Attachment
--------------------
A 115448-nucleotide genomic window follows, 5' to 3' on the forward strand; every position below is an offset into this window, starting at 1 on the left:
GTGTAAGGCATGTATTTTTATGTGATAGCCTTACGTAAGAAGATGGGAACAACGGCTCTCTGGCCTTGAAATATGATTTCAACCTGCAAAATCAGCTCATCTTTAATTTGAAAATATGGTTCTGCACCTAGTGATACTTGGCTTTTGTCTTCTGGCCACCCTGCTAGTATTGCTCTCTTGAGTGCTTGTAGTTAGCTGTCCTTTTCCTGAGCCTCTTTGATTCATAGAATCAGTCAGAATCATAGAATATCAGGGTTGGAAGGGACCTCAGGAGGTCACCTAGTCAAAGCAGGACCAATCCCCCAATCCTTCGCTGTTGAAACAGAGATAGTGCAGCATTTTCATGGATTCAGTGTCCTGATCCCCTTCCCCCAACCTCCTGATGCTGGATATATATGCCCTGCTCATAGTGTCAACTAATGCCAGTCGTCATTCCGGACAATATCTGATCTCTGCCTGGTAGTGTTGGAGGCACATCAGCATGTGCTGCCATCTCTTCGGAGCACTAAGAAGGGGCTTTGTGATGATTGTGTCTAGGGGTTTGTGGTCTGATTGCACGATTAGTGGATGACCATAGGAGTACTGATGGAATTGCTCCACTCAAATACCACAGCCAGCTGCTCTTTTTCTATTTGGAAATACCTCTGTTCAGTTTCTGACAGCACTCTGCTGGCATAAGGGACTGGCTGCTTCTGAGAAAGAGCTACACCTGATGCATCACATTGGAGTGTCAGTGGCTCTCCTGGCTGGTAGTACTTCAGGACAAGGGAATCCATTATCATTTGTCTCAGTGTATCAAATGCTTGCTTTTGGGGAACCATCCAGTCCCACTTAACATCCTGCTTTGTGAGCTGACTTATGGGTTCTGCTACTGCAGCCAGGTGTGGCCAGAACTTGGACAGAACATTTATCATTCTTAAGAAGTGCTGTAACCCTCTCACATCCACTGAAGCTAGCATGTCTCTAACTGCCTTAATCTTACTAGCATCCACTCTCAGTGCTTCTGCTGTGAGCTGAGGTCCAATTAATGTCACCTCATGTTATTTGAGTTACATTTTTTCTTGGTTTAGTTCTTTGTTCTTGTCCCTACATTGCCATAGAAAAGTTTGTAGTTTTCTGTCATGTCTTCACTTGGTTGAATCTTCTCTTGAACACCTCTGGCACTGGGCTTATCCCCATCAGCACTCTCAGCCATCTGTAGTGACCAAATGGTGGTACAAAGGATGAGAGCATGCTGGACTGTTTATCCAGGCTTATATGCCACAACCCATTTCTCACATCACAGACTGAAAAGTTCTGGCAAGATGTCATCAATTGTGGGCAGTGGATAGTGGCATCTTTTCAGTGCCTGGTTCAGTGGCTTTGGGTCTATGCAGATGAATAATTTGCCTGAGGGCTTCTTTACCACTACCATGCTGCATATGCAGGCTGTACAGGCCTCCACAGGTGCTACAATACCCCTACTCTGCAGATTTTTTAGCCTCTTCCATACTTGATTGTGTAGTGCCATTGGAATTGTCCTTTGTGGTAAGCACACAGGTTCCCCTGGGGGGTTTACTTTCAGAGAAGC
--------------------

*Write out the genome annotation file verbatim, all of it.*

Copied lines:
A 115448-nucleotide genomic window follows, 5' to 3' on the forward strand; every position below is an offset into this window, starting at 1 on the left:
GTGTAAGGCATGTATTTTTATGTGATAGCCTTACGTAAGAAGATGGGAACAACGGCTCTCTGGCCTTGAAATATGATTTCAACCTGCAAAATCAGCTCATCTTTAATTTGAAAATATGGTTCTGCACCTAGTGATACTTGGCTTTTGTCTTCTGGCCACCCTGCTAGTATTGCTCTCTTGAGTGCTTGTAGTTAGCTGTCCTTTTCCTGAGCCTCTTTGATTCATAGAATCAGTCAGAATCATAGAATATCAGGGTTGGAAGGGACCTCAGGAGGTCACCTAGTCAAAGCAGGACCAATCCCCCAATCCTTCGCTGTTGAAACAGAGATAGTGCAGCATTTTCATGGATTCAGTGTCCTGATCCCCTTCCCCCAACCTCCTGATGCTGGATATATATGCCCTGCTCATAGTGTCAACTAATGCCAGTCGTCATTCCGGACAATATCTGATCTCTGCCTGGTAGTGTTGGAGGCACATCAGCATGTGCTGCCATCTCTTCGGAGCACTAAGAAGGGGCTTTGTGATGATTGTGTCTAGGGGTTTGTGGTCTGATTGCACGATTAGTGGATGACCATAGGAGTACTGATGGAATTGCTCCACTCAAATACCACAGCCAGCTGCTCTTTTTCTATTTGGAAATACCTCTGTTCAGTTTCTGACAGCACTCTGCTGGCATAAGGGACTGGCTGCTTCTGAGAAAGAGCTACACCTGATGCATCACATTGGAGTGTCAGTGGCTCTCCTGGCTGGTAGTACTTCAGGACAAGGGAATCCATTATCATTTGTCTCAGTGTATCAAATGCTTGCTTTTGGGGAACCATCCAGTCCCACTTAACATCCTGCTTTGTGAGCTGACTTATGGGTTCTGCTACTGCAGCCAGGTGTGGCCAGAACTTGGACAGAACATTTATCATTCTTAAGAAGTGCTGTAACCCTCTCACATCCACTGAAGCTAGCATGTCTCTAACTGCCTTAATCTTACTAGCATCCACTCTCAGTGCTTCTGCTGTGAGCTGAGGTCCAATTAATGTCACCTCATGTTATTTGAGTTACATTTTTTCTTGGTTTAGTTCTTTGTTCTTGTCCCTACATTGCCATAGAAAAGTTTGTAGTTTTCTGTCATGTCTTCACTTGGTTGAATCTTCTCTTGAACACCTCTGGCACTGGGCTTATCCCCATCAGCACTCTCAGCCATCTGTAGTGACCAAATGGTGGTACAAAGGATGAGAGCATGCTGGACTGTTTATCCAGGCTTATATGCCACAACCCATTTCTCACATCACAGACTGAAAAGTTCTGGCAAGATGTCATCAATTGTGGGCAGTGGATAGTGGCATCTTTTCAGTGCCTGGTTCAGTGGCTTTGGGTCTATGCAGATGAATAATTTGCCTGAGGGCTTCTTTACCACTACCATGCTGCATATGCAGGCTGTACAGGCCTCCACAGGTGCTACAATACCCCTACTCTGCAGATTTTTTAGCCTCTTCCATACTTGATTGTGTAGTGCCATTGGAATTGTCCTTTGTGGTAAGCACACAGGTTCCCCTGGGGGGTTTACTTTCAGAGAAGC